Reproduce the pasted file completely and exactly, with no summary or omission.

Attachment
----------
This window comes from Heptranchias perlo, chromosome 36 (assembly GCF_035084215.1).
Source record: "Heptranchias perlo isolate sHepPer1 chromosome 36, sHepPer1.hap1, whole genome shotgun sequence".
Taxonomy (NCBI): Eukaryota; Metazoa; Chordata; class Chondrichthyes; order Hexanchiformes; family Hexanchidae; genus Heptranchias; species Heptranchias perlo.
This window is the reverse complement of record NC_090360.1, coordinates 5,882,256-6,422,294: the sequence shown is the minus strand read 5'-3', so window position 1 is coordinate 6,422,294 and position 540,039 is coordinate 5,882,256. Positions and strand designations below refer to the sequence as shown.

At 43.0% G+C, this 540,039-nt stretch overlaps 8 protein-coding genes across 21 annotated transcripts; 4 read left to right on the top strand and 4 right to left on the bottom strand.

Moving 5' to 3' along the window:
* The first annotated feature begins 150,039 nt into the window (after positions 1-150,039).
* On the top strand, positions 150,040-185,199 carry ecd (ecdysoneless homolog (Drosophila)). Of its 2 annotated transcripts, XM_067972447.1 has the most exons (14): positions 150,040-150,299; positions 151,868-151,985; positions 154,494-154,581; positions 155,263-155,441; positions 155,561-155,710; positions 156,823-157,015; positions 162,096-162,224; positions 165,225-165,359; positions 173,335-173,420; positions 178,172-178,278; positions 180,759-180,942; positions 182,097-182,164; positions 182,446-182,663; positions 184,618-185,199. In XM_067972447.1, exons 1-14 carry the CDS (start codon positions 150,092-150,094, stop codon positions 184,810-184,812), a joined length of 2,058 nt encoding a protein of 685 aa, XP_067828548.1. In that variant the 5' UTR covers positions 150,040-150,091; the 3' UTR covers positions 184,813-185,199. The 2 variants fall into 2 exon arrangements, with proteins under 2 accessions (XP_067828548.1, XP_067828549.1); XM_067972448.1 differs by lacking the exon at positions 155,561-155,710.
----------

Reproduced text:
This window comes from Heptranchias perlo, chromosome 36 (assembly GCF_035084215.1).
Source record: "Heptranchias perlo isolate sHepPer1 chromosome 36, sHepPer1.hap1, whole genome shotgun sequence".
Taxonomy (NCBI): Eukaryota; Metazoa; Chordata; class Chondrichthyes; order Hexanchiformes; family Hexanchidae; genus Heptranchias; species Heptranchias perlo.
This window is the reverse complement of record NC_090360.1, coordinates 5,882,256-6,422,294: the sequence shown is the minus strand read 5'-3', so window position 1 is coordinate 6,422,294 and position 540,039 is coordinate 5,882,256. Positions and strand designations below refer to the sequence as shown.

At 43.0% G+C, this 540,039-nt stretch overlaps 8 protein-coding genes across 21 annotated transcripts; 4 read left to right on the top strand and 4 right to left on the bottom strand.

Moving 5' to 3' along the window:
* The first annotated feature begins 150,039 nt into the window (after positions 1-150,039).
* On the top strand, positions 150,040-185,199 carry ecd (ecdysoneless homolog (Drosophila)). Of its 2 annotated transcripts, XM_067972447.1 has the most exons (14): positions 150,040-150,299; positions 151,868-151,985; positions 154,494-154,581; positions 155,263-155,441; positions 155,561-155,710; positions 156,823-157,015; positions 162,096-162,224; positions 165,225-165,359; positions 173,335-173,420; positions 178,172-178,278; positions 180,759-180,942; positions 182,097-182,164; positions 182,446-182,663; positions 184,618-185,199. In XM_067972447.1, exons 1-14 carry the CDS (start codon positions 150,092-150,094, stop codon positions 184,810-184,812), a joined length of 2,058 nt encoding a protein of 685 aa, XP_067828548.1. In that variant the 5' UTR covers positions 150,040-150,091; the 3' UTR covers positions 184,813-185,199. The 2 variants fall into 2 exon arrangements, with proteins under 2 accessions (XP_067828548.1, XP_067828549.1); XM_067972448.1 differs by lacking the exon at positions 155,561-155,710.